Sunday, October 10, 2010
To celebrate my new domain name (CoffeeShop's new address is http://www.thecoffeeshopblog.com/ but the old one will still work) and to also show how much I appreciate you, my reader, I want to present my new updated Perfect Portrait PS/PSE action (you can find the old version here, the download link for this new updated version is at the bottom of this post).
This is as close as you can get to a one-stop portrait action.
Not only can you completely retouch a portrait (skin, eyes, teeth) you can also pop color and contrast, sharpen, add a gritty effect, vignette, or even convert to a B&W image. As long as your white balance is adjusted and you have corrected major skin flaws, you shouldn't have to do anything else to your SOOC (straight-out-of-the-camera) images before running this action.
CoffeeShop Perfect Portrait 2 Action Instructions:
Run this action on an image that already has the white balance corrected and major skin flaws removed (red spots, deep wrinkles, and if you have boys-dirt). When you start the action the Levels adjustment layer pane will pop up as seen below. This is where you can adjust the initial contrast/color.
I usually try to move my shadow (left) and highlight (right) sliders under the curve as seen below. You can see it really brightens up this dark image. If you want to brighten your skin more, move the middle (gamma) slide to the left. This is an easy trick to get bright pretty skin.
You can also remove color casts by clicking on the pull-down Channel menu (RGB). Select Red if you have a reddish cast and play with the slides to remove it. You can do the same with the Green and Blue. If you have adjusted your white balance before running this action this shouldn't be necessary.
After you finish with the Levels adjustment, click OK and the action will run. You will have 16 layers when the action is finished. NOTE: You won't notice any major changes other than a contrast boost until you start turning on layers and painting on layer masks. This action does not magically smooth skin, "pop" eyes, and whiten teeth before your eyes!
However, in just a few minutes you can quickly retouch and enhance your portrait using the layer masks. If you haven't used the original Perfect Portait or any of my retouching actions with layer masks you won't understand how to use this action UNTIL you read the instructions below. And if you haven't used layer masks before please read my detailed tutorial here.
1. First and foremost, make sure your brush is set to Normal mode on the top menubar. Click on your brush (B) and go to the top menubar and set the Mode to Normal. If it is not in set in Normal, you won't notice anything happening when you paint on the layer masks! This is the biggest error people run into using these types of actions. If your action suddenly "stops working" and painting on the layer masks doesn't change anything, your brush mode is not set to Normal.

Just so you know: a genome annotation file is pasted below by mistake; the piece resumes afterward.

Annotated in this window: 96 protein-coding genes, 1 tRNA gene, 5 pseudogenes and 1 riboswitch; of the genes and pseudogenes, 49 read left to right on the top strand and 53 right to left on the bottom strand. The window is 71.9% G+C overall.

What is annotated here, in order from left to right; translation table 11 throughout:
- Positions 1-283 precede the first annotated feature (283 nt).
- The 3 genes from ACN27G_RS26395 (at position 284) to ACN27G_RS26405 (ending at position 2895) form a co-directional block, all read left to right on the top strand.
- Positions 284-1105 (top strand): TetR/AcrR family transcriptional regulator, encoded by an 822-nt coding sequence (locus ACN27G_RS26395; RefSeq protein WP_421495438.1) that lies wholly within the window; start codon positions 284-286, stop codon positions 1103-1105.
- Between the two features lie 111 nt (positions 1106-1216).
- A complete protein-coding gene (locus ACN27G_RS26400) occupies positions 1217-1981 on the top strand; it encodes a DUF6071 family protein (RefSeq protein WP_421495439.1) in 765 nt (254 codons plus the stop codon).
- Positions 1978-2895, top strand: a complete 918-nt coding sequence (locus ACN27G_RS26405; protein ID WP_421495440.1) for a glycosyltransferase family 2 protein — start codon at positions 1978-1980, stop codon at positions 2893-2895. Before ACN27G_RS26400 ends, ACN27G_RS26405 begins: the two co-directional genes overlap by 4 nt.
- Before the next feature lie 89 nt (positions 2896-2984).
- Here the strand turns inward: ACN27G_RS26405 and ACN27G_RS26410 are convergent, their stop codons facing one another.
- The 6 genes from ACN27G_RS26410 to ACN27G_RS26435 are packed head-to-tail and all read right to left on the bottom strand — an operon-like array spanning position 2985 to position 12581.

2. Make sure to click to select the layer masks first, then "paint" on the image to add/remove enhancements. Your layer mask MUST be selected or you won't see changes. Some layers don't have layer masks (like Dodge/Burn and Bright Eyes), so just click on that layer when you want to work on it.
3. A black layer mask hides the enhancement on that layer. If you use a white brush on a black mask, you "reveal" the layer's enhancement. A white layer mask on a layer hides nothing. If you want to remove an effect on a layer that has a white mask, paint on that mask with a black brush.
4. Use a soft brush when painting on masks to keep your enhancements subtle. Try different brush opacities and/or lower the layer opacity. If your brush is set at 25% opacity, as long as you hold down the left mouse button while painting you can't paint a higher opacity than that, even if you go over the same area a million times. However, if you release the button and repaint over the area, you will add another 25% "paint".
5. Turn on a layer by clicking on the little box on the left of that layer. If you see a little eye that layer is turned on. You also can adjust the opacity of each layer. If the enhancement is too much, lower the opacity. If you want to remove part of the effect (like brightness on skin), use the layer mask to remove some of the layer's effect.
Now, on to the action.
1. Smooth Skin: This layer is for smoothing skin or even removing noise. Click to select the black layer mask. Click B to get your brush and make sure it is in normal mode and white. Then adjust the brush opacity to taste and gently paint over the skin, avoiding the eyebrows, lips, tip of the nose, and eyes. You can use the brush on 100% opacity and then lower the opacity after you are finished or adjust your brush opacity on the fly. Just make sure to not over-soften the skin so that it looks plastic.
You can also use this layer to paint over a noisy background. Use a low opacity white brush.